With new Christmas movies being introduced to the public, some viewers begin to see the same plot over and over again. Along with storylines, challenges begin to repeat themselves in different movies, making these films repetitive.
“Arthur Christmas (2011)” featuring James McAvoy, is a self discovery film about a boy named Arthur, whose father is the one and only Santa Claus. In the movie as well, Santa shows a new way to deliver presents, which is sort of unnatural. But then again, it’s all about saving Christmas.
In a Christmas staple, “The Polar Express (2004)” featuring Tom Hanks, follows the adventures of a young boy on Christmas Eve as he journeys to see Santa, on a magical train. Santa is seen with his elves as helpers rather than “spies”. Even though, many people see this as a Christmas classic, some may see it as a confusing movie, seeing as many kids are on a train traveling a great distance to see Santa with no parents.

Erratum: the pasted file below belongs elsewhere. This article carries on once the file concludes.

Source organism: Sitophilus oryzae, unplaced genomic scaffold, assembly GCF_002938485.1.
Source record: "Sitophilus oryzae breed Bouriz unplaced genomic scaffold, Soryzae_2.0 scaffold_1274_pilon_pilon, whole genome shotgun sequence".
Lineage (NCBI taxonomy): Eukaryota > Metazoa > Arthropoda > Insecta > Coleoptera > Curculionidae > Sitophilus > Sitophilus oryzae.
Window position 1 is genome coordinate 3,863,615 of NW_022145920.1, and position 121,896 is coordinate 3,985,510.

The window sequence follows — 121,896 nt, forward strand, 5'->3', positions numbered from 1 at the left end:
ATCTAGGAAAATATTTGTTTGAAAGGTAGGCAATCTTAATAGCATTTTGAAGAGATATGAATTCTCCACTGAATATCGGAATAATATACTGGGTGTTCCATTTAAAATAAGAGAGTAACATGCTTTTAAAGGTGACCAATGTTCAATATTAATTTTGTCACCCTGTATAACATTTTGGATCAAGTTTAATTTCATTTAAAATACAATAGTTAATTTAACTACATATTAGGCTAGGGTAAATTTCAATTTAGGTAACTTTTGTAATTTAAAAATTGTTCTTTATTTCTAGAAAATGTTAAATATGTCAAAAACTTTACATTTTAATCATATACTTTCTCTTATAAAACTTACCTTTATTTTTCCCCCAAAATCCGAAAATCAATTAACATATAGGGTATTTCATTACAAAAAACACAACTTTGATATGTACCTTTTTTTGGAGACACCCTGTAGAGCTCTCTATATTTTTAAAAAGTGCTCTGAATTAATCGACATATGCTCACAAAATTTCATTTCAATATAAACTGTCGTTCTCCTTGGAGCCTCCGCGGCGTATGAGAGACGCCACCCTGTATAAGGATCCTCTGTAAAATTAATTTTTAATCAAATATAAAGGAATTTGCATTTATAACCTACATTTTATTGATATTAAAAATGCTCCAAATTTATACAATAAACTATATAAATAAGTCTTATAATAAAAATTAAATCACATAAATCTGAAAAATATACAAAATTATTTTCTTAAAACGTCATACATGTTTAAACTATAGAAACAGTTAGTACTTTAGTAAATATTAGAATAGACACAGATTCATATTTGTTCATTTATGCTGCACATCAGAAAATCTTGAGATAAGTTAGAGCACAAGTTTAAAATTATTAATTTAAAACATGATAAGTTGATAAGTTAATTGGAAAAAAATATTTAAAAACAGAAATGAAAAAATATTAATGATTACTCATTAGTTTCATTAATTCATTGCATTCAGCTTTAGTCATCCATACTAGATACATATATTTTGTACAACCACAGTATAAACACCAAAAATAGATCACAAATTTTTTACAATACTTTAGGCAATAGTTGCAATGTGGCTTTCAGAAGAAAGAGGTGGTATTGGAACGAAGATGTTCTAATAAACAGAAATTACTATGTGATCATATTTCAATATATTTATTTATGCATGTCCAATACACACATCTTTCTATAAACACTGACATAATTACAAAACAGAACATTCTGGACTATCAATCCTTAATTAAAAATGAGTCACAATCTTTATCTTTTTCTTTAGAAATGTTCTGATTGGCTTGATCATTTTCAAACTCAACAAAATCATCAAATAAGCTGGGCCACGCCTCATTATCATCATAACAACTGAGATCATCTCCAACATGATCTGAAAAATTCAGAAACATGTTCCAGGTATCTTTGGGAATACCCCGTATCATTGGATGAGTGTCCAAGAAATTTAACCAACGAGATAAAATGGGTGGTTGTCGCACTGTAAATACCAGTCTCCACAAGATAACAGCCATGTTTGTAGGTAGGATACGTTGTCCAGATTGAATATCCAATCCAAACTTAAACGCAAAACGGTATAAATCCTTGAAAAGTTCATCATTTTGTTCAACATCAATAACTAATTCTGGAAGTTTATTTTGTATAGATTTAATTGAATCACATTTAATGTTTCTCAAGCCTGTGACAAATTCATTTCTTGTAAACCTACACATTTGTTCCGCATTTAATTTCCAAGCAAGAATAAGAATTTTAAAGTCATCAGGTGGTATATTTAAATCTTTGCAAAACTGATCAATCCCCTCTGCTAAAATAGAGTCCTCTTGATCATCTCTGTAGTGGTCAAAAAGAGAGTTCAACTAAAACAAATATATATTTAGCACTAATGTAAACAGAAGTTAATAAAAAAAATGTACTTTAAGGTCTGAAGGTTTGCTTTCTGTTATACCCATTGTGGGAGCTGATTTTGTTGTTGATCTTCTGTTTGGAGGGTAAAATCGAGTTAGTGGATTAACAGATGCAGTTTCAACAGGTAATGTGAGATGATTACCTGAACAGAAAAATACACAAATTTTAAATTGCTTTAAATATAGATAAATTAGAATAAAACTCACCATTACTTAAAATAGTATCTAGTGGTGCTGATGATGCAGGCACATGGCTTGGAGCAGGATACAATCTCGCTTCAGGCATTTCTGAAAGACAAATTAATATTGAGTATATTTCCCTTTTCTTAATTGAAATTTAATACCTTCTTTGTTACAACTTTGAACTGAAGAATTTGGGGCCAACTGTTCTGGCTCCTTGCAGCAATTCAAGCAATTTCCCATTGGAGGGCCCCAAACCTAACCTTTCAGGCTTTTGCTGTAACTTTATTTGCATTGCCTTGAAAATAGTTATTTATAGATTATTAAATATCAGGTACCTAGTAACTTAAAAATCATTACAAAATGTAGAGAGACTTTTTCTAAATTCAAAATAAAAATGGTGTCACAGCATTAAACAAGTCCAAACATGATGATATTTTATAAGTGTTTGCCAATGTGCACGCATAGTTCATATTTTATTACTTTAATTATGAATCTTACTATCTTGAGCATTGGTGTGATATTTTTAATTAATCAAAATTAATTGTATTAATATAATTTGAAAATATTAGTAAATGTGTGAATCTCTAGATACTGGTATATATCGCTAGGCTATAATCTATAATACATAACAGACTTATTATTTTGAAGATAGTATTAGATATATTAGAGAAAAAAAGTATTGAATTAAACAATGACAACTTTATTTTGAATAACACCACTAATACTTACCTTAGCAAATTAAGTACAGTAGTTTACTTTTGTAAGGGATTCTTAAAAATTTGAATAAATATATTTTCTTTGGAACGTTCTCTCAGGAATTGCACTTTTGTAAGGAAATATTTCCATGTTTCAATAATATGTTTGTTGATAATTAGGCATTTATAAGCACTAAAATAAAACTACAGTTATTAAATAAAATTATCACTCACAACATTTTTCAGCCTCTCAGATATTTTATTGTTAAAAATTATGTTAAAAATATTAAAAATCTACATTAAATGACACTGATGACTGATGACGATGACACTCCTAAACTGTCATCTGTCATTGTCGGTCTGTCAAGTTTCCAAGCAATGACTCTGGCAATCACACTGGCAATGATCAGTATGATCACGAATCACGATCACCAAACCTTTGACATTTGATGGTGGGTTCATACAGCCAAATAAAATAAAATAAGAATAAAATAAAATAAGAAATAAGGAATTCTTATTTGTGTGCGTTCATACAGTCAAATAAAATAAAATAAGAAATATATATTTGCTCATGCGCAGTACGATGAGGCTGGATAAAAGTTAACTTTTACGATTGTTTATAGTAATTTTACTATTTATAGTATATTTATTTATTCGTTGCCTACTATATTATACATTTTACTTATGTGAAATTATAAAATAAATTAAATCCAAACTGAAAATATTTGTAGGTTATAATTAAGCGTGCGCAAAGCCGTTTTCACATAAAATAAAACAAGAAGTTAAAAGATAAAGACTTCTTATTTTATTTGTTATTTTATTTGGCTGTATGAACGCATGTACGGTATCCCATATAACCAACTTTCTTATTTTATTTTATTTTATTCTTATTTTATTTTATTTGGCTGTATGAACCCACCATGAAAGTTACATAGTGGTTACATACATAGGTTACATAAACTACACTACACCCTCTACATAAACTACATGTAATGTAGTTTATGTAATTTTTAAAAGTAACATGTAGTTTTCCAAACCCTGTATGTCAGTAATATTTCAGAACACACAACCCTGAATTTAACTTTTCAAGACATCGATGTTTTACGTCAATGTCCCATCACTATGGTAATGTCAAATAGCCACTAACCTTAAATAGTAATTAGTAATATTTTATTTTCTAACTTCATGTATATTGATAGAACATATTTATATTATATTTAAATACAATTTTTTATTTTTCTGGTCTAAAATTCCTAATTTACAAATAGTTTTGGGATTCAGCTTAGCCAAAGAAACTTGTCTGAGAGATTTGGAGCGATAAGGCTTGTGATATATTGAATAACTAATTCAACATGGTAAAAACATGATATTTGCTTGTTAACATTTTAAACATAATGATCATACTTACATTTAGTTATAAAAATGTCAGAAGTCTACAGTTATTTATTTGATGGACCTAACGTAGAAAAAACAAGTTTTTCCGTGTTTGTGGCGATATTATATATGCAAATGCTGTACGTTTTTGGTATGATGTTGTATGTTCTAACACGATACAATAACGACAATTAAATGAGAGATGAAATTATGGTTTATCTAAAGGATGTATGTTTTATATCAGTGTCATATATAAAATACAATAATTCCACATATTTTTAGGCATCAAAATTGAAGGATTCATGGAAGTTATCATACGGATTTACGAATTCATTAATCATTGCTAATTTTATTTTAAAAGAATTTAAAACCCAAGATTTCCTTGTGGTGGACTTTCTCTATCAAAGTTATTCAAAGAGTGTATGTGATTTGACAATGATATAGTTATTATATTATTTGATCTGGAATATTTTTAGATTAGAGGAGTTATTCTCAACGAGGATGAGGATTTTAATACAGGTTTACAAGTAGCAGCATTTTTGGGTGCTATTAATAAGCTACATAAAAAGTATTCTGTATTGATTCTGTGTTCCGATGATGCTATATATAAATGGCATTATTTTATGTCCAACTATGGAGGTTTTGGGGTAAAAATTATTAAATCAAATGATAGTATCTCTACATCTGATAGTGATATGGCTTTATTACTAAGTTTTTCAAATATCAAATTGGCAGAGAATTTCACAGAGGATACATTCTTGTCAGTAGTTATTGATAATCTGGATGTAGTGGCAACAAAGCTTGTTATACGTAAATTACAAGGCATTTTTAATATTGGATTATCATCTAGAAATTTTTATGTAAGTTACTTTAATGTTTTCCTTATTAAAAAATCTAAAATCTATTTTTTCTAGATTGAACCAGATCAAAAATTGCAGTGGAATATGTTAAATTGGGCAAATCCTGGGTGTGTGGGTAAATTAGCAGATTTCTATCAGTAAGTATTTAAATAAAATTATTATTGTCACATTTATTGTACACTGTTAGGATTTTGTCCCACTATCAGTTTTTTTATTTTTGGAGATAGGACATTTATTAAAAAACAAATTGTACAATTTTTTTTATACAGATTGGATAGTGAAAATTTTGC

All together, both of these movies are just so different but end with the same plot that Christmas is saved and all the kids of the world get their presents for Christmas Day. Seeing these plots/endings happening in almost every animated Christmas movie, it tends to get too dull to even watch. Without any interesting changes being applied to new movies, people might stop going to the movies.
“The Grinch (2018)” featuring Benedict Cumberbatch, is about a grumpy Grinch trying to ruin Christmas for everyone in the village of Whoville. Along with the first section, this movie keeps to the same plot and challenges as all the other Grinch movies do.